The pair moves to a session high of 1.0828, and is testing the 100-hour MA (red line) currently @ 1.0820 as buyers look to try and wrestle back some near-term control following a brief dip under the 1.0800 handle in early trades.
There is also the near-term trendline resistance @ 1.0825, so that alongside the 100-hour MA will be a key spot for sellers to defend for the time being.
Further resistance is then seen close to 1.0845-50 before the 200-hour MA (blue line) comes into play @ 1.0867, close to the Friday high @ 1.0876.
The risk mood in the market remains fairly skittish for the most part, and that is not helping the pair find much direction over the past few trading sessions.
For now, the dollar side of the equation remains a dominant factor but sellers can also rely on the euro side of the equation to consider downside pressures in the pair.
There is still no coordinated fiscal response from EU member states in dealing with the virus fallout, and the recent Germany-ECB squabble only serves to draw more flak to potential complications within the bloc moving forward.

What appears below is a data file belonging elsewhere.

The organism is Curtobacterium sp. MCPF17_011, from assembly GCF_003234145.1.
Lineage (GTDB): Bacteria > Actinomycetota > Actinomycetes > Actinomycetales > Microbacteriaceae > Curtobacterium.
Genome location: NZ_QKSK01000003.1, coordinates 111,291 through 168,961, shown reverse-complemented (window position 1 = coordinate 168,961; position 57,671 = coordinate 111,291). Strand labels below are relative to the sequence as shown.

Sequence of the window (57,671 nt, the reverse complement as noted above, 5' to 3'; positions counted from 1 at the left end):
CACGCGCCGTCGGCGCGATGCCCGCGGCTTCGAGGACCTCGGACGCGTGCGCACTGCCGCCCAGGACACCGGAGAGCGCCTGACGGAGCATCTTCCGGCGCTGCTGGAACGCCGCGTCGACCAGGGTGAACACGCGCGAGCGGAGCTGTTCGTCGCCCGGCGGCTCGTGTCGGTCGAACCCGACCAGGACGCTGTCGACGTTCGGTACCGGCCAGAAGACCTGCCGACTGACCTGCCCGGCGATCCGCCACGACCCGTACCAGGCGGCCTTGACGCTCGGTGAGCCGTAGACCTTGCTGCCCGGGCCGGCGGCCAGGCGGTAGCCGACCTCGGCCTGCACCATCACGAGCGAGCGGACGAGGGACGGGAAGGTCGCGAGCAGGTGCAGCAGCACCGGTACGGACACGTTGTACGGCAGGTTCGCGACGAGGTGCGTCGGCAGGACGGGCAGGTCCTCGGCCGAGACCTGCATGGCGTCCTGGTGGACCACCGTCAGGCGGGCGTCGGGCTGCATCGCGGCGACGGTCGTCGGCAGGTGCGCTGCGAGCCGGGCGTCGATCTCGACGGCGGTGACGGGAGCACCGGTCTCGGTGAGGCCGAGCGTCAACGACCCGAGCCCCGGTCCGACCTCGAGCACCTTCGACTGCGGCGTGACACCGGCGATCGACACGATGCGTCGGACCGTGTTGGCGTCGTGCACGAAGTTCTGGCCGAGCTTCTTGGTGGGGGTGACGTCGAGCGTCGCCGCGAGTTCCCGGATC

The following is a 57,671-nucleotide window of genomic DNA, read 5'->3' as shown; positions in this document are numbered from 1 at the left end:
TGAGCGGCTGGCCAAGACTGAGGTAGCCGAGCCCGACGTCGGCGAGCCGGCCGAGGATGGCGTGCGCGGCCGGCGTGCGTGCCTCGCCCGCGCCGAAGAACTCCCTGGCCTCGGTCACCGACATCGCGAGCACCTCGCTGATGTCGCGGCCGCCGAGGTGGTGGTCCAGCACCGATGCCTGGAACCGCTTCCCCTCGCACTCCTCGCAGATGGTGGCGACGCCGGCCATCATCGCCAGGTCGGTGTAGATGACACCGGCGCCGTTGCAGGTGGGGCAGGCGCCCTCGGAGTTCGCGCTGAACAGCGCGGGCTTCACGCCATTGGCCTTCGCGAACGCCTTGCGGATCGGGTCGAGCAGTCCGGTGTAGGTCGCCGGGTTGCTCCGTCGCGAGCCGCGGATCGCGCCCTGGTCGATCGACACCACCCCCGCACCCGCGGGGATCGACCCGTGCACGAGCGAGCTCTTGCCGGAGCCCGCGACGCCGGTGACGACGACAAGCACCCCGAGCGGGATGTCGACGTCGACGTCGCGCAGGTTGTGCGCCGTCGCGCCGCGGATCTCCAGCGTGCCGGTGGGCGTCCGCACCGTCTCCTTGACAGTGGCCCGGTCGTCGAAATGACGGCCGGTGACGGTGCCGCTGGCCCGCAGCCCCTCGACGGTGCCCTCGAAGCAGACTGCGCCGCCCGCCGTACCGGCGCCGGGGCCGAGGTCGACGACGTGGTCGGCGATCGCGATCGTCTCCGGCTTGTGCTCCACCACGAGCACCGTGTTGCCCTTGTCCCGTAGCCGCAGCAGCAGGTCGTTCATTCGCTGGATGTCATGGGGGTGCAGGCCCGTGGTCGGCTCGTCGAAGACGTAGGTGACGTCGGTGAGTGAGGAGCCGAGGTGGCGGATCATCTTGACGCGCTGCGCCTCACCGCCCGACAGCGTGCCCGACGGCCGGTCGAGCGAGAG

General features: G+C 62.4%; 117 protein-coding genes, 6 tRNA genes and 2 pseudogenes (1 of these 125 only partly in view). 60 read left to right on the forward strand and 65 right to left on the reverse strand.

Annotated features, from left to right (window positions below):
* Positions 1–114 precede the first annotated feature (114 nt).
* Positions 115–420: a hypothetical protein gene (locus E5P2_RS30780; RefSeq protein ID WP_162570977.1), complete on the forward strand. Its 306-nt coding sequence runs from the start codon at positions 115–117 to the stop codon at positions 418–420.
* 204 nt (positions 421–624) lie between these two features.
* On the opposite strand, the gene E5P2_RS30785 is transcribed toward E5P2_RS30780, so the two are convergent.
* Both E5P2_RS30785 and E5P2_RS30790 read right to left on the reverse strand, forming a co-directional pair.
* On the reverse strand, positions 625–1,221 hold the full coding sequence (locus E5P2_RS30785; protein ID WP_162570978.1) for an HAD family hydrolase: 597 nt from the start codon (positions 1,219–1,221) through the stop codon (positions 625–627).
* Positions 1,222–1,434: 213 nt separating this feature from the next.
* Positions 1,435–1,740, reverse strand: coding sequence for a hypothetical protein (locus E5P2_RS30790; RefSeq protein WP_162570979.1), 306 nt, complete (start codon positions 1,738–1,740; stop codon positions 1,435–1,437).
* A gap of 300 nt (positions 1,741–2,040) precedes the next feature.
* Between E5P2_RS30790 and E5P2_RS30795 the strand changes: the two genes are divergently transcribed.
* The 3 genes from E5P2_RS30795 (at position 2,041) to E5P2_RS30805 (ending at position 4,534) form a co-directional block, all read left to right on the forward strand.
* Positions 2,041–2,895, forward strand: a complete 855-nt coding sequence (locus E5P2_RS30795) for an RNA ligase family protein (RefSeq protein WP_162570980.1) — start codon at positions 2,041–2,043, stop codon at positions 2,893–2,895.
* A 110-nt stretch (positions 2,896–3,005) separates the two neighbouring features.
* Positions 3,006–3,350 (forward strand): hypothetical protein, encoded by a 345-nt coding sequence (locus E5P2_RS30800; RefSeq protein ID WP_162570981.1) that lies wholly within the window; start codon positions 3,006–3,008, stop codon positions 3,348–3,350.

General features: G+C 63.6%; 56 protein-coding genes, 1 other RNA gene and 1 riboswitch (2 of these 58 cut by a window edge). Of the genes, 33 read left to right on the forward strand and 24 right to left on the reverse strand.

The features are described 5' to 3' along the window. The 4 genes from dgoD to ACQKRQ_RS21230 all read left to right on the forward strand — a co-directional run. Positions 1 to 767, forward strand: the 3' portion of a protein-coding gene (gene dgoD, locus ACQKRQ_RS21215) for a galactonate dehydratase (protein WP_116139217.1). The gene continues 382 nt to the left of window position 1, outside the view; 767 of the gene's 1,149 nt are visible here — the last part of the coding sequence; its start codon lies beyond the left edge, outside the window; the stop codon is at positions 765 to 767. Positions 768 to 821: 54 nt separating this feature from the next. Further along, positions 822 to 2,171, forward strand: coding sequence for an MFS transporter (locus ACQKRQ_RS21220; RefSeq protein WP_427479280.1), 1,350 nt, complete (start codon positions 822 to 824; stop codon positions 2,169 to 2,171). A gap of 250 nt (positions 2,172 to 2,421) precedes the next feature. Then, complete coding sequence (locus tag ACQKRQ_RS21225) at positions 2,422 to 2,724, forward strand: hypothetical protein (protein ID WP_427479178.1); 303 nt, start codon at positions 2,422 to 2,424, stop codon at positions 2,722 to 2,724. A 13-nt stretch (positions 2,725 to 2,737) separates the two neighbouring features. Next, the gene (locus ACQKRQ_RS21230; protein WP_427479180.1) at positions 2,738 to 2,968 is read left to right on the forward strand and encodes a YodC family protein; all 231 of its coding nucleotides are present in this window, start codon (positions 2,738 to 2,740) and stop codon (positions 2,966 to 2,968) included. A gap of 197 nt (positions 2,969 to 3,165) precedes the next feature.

That said, the reopening of economies across the region is a positive signal but as South Korea and Wuhan has shown, things can be far from straightforward.
Risk will remain a key factor in driving the dollar to start the week, with Fed speakers set to be the ones to watch today. Perhaps there will be more fight back against negative rates and that could set a floor for short-term yields i.e. helping the dollar.
In any case, the risk levels for sellers can be clearly defined as per the above. For buyers, there is much work to do but so far they have done well to avoid a real run under the 1.0800 handle since trading last week.
Support around 1.0767-85 remains key before the 24 April low comes into play @ 1.0727.